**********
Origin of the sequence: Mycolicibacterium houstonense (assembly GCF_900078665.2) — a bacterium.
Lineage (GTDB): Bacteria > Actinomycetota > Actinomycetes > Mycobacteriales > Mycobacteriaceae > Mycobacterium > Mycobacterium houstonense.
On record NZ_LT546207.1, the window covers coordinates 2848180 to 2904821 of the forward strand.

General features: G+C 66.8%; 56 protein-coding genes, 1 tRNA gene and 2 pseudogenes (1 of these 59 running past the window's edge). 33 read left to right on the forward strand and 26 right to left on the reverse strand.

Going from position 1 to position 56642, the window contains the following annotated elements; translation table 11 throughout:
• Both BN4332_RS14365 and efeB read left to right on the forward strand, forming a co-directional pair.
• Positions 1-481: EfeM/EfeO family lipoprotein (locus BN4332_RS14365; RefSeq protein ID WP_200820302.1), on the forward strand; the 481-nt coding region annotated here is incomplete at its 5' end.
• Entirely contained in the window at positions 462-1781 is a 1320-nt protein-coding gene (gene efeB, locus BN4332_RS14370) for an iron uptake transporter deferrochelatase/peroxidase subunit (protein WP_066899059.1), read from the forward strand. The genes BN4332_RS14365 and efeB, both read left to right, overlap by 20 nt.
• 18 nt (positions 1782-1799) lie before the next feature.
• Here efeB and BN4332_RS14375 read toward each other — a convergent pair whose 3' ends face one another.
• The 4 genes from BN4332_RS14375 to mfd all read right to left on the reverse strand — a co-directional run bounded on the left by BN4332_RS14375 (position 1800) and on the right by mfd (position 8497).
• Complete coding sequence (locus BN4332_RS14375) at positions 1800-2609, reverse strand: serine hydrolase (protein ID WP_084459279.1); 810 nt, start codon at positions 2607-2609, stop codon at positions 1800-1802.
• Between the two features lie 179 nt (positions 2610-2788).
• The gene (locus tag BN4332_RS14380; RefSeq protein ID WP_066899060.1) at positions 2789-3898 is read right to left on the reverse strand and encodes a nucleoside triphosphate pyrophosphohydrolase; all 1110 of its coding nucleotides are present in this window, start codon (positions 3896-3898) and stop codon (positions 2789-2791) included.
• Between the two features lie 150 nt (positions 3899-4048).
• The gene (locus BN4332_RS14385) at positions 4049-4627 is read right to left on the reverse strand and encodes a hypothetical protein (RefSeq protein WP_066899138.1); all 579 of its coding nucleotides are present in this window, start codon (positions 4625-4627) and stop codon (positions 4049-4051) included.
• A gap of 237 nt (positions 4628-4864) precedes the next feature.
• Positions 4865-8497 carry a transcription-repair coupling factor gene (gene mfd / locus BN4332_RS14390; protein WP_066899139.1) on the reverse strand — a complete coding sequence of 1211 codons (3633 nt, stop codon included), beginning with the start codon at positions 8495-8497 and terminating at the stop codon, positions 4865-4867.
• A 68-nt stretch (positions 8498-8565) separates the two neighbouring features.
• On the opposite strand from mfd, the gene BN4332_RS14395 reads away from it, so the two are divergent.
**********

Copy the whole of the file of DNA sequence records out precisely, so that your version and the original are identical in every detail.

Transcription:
Origin of the sequence: Mycolicibacterium houstonense (assembly GCF_900078665.2) — a bacterium.
Lineage (GTDB): Bacteria > Actinomycetota > Actinomycetes > Mycobacteriales > Mycobacteriaceae > Mycobacterium > Mycobacterium houstonense.
On record NZ_LT546207.1, the window covers coordinates 2848180 to 2904821 of the forward strand.

General features: G+C 66.8%; 56 protein-coding genes, 1 tRNA gene and 2 pseudogenes (1 of these 59 running past the window's edge). 33 read left to right on the forward strand and 26 right to left on the reverse strand.

Going from position 1 to position 56642, the window contains the following annotated elements; translation table 11 throughout:
• Both BN4332_RS14365 and efeB read left to right on the forward strand, forming a co-directional pair.
• Positions 1-481: EfeM/EfeO family lipoprotein (locus BN4332_RS14365; RefSeq protein ID WP_200820302.1), on the forward strand; the 481-nt coding region annotated here is incomplete at its 5' end.
• Entirely contained in the window at positions 462-1781 is a 1320-nt protein-coding gene (gene efeB, locus BN4332_RS14370) for an iron uptake transporter deferrochelatase/peroxidase subunit (protein WP_066899059.1), read from the forward strand. The genes BN4332_RS14365 and efeB, both read left to right, overlap by 20 nt.
• 18 nt (positions 1782-1799) lie before the next feature.
• Here efeB and BN4332_RS14375 read toward each other — a convergent pair whose 3' ends face one another.
• The 4 genes from BN4332_RS14375 to mfd all read right to left on the reverse strand — a co-directional run bounded on the left by BN4332_RS14375 (position 1800) and on the right by mfd (position 8497).
• Complete coding sequence (locus BN4332_RS14375) at positions 1800-2609, reverse strand: serine hydrolase (protein ID WP_084459279.1); 810 nt, start codon at positions 2607-2609, stop codon at positions 1800-1802.
• Between the two features lie 179 nt (positions 2610-2788).
• The gene (locus tag BN4332_RS14380; RefSeq protein ID WP_066899060.1) at positions 2789-3898 is read right to left on the reverse strand and encodes a nucleoside triphosphate pyrophosphohydrolase; all 1110 of its coding nucleotides are present in this window, start codon (positions 3896-3898) and stop codon (positions 2789-2791) included.
• Between the two features lie 150 nt (positions 3899-4048).
• The gene (locus BN4332_RS14385) at positions 4049-4627 is read right to left on the reverse strand and encodes a hypothetical protein (RefSeq protein WP_066899138.1); all 579 of its coding nucleotides are present in this window, start codon (positions 4625-4627) and stop codon (positions 4049-4051) included.
• A gap of 237 nt (positions 4628-4864) precedes the next feature.
• Positions 4865-8497 carry a transcription-repair coupling factor gene (gene mfd / locus BN4332_RS14390; protein WP_066899139.1) on the reverse strand — a complete coding sequence of 1211 codons (3633 nt, stop codon included), beginning with the start codon at positions 8495-8497 and terminating at the stop codon, positions 4865-4867.
• A 68-nt stretch (positions 8498-8565) separates the two neighbouring features.
• On the opposite strand from mfd, the gene BN4332_RS14395 reads away from it, so the two are divergent.